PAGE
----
Forty thousand UK Network Rail employees and workers in 13 train operators have left due to pay in the UK’s largest rail strike in 30 years.
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LONDON – The daily shutdown of the railway, which causes serious disruptions to travel in the UK, could only be the beginning of a summer of strikes, warned the unions of workers in the UK, as many professions believe that industrial action is above pay.
About 40,000 Network Rail employees and workers in 13 train operators went on strike on Tuesday in the first of a series of planned strikes. This happened after talks between the operators and the British union RMT failed to reach an agreement on pay, working conditions and possible redundancies.
Only 20% of rail services in England, Scotland and Wales were on Tuesday, with additional cancellations expected on Thursday and Saturday, disrupting millions of workers and holidaymakers before the peak summer travel season.
London Underground pipes were also running at limited capacity on Tuesday as staff went on strike.
The unions say rail strikes – the worst in a generation – are backed by workers in other sectors and could prompt them to step up action in a growing stalemate between government and public sector workers.
That could lead to similar resignations of teachers, health workers and local officials, the UK’s main organized labor movement told TUC on Tuesday.
“Many public sector workers are waiting to hear what their pay offer will be. Trade unions in education, the civil service and other parts of the public sector are already clear that if bids are significantly below inflation, they will vote for their members for industrial action, “said TUC Deputy Secretary General Paul Novak.
This comes as the UK suffers from its worst crisis in the cost of living in decades, with wages failing to cope with rising food and energy prices.
Inflation in the United Kingdom jumped to a 40-year high of 9% in May – a figure forecast by the Bank of England could reach 11% in October. However, the government is trying to keep public sector wage increases well below that.
The British Teachers’ Union said the profession was on the brink of an “existential crisis” as workers struggled to make ends meet.
NASUWT has already said it will vote for members for national industrial action in November if the government fails to meet demands to increase wages by 12% this year.
“Teachers are suffering not only from the cost of living crisis that the country is struggling with, but also from 12 years of real wage cuts, which have left a 20% shortfall in the value of their salaries,” said Secretary-General Patrick Roach. statement week.
Nurses similarly seek a 15% salary increaseas a spokeswoman for the nurses’ union, RCN told CNBC on Tuesday that pay was “a crucial factor in recruiting and retaining nurses.”
The TUC said any decision to strike would not be taken lightly, but called on the government to do more to support those facing a wage freeze and real wage cuts.
“We hope that no industrial action will be needed,” Novak said. “But we need this conservative government to acknowledge the damage they have done by keeping wages in the public sector for so long. It has pushed working people to the brink. We have teachers and nurses who rely on food banks – it can’t to continue.”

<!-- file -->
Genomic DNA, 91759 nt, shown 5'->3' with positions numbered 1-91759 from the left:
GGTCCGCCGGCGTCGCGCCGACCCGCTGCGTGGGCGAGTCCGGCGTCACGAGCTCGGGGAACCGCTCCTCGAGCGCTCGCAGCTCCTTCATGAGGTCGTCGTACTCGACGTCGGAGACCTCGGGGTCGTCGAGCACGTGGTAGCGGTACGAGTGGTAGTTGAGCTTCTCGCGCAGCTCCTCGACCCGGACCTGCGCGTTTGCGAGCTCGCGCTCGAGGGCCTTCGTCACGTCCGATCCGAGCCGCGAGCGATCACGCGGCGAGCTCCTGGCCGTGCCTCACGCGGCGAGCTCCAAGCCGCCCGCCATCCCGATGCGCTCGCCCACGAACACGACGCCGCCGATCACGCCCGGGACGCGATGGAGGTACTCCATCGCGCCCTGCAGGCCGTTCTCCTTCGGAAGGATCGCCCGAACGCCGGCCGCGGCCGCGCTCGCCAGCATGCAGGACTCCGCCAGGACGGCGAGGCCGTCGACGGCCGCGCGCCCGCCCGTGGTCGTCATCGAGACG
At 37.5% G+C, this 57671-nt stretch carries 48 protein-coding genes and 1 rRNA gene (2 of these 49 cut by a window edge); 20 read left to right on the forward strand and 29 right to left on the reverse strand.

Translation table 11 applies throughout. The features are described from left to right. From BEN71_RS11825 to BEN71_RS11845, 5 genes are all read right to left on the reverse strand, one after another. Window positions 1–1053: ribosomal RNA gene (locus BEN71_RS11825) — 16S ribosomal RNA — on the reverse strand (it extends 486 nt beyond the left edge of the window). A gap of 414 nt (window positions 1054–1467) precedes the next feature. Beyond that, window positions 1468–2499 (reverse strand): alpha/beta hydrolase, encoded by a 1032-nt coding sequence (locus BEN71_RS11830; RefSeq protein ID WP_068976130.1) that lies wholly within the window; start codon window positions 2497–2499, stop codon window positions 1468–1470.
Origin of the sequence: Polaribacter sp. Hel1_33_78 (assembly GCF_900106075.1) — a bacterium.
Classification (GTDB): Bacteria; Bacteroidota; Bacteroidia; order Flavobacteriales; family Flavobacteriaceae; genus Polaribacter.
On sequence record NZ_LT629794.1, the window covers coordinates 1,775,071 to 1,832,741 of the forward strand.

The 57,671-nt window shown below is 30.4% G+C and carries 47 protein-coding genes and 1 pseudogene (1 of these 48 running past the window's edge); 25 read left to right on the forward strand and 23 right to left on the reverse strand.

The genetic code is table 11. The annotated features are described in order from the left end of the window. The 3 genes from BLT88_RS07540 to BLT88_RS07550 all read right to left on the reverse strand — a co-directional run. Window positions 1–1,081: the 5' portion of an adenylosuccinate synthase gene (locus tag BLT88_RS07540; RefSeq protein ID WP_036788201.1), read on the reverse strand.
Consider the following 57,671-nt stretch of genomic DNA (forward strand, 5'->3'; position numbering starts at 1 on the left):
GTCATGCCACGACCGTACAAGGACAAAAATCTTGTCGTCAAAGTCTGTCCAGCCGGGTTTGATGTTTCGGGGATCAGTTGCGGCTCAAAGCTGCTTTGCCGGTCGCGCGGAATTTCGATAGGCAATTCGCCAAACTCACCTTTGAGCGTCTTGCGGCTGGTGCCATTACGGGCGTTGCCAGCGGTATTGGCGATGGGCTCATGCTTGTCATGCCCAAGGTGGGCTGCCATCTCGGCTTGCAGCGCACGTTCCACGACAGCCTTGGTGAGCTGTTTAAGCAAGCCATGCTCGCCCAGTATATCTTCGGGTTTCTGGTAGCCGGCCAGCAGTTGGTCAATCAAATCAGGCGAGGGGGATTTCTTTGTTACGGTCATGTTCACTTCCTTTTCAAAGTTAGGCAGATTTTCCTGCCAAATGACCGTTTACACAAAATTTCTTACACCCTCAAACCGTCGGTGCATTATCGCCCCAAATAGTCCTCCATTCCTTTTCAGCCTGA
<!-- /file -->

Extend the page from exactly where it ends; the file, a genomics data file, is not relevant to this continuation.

Rail strikes in Britain have caused great disruption to millions of workers and holidaymakers before the peak summer travel season.
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Negotiations between Network Rail and RMT failed on Monday after the union rejected proposals, including a 3% pay rise in exchange for changes in workplace practices.
RMT leader Mick Lynch accused the government of “shackling” bids for railway operators, instead calling for a 7% to 8% pay rise and warning that industrial action would continue “as long as necessary” until workers to be fulfilled.
UK Transport Minister Grant Schaps said the opposition was “produced” by unions and said workers were on strike under “false claims”. However, he again on Tuesday rejected calls for the government to intervene in the talks, saying “it is the job of employers to meet with unions”.
The strikes come as the UK economy struggles to recover from the coronavirus pandemic and Brexit supply problems. New data released last week shows the country’s economy it shrank unexpectedly by 0.3% in April, which heightens fears of an impending recession.
Business leaders said the departure could have serious consequences for other sectors, especially those already heavily affected by Covid-19 restrictions.
Rail strikes alone this week could cost the UK leisure, theater and tourism industry more than £ 1bn ($ 1.22 billion) as more people stay home, according to UKHospitality.
Susanne Streetter, a senior investment and market analyst at Hargreaves Lansdown, said rail strikes have turned ongoing operational headaches into a “completely bloated migraine” for the hospitality industry.
“Restaurants, bars and hotels have already struggled under the pressure of high energy prices, supply chain disruptions and the ongoing labor crisis, and now mass departures will cause new financial pain,” she said in a note on Tuesday.
“As the transport network slows down, bookings are expected to drop as the lucrative crowd stays home during lunch and nightclubs cancel reservations while fearing they won’t be able to go home late at night.” she added. .